Using a combination of customer development, user testing, and product intuition, our team built a delightful home planning experience (not relying on focus groups or feature surveys) and added it to Path.

And — once it shipped, we were back to iterate mode, talking to hundreds of our users about how to make home planning (a now-existing product) better.

Since then, we’ve continued to improve Path by allowing users to plan to plan for a child’s college or to take extended time off to travel, making Path the only holistic, free financial planning experience available anywhere. And all along, we used both the wisdom of client feedback to iterate and improve Path, as well as the tricky innovation process to create the new product features.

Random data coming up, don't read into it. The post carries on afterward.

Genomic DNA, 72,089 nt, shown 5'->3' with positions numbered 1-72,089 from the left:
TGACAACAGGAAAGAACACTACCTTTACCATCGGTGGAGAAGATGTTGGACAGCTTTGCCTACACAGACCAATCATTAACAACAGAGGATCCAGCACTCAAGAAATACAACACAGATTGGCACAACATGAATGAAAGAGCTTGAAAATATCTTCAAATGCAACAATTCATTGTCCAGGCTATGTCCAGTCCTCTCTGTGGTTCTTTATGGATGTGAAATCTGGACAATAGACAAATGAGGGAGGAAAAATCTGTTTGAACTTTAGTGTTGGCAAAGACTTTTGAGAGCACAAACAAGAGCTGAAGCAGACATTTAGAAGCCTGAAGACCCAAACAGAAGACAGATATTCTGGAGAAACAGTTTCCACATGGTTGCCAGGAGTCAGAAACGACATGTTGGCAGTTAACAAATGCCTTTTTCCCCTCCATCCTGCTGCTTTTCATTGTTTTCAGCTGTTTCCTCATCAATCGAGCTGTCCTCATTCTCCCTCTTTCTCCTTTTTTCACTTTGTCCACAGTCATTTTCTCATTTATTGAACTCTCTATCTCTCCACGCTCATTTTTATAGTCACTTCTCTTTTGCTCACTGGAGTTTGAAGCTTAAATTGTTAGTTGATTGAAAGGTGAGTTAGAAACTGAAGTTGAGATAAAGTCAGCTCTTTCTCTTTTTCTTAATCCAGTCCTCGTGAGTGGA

I learned that great product teams jump seamlessly and often between innovation and iteration.

After all, even the most innovative visionaries use client feedback to iterate to the top of their existing product mountain:

Building a faster horse

The cliche quote on this concept is (supposedly) from Henry Ford:

“If I had asked people what they wanted, they would have said faster horses.”

And of course the point is correct: if Ford, Steve Jobs, and other visionaries relied on customers to innovate, we’d all be far worse off. Great products are born from great insight, and great insight comes from great product minds.

But, this conclusion neglects one obvious point: often, product leaders need to figure out how to iterate on the horse. And the customers in the saddle know how.


**Thank you to Andy Rachleff who not only inspired the ideas behind this post but reviewed it and provided feedback**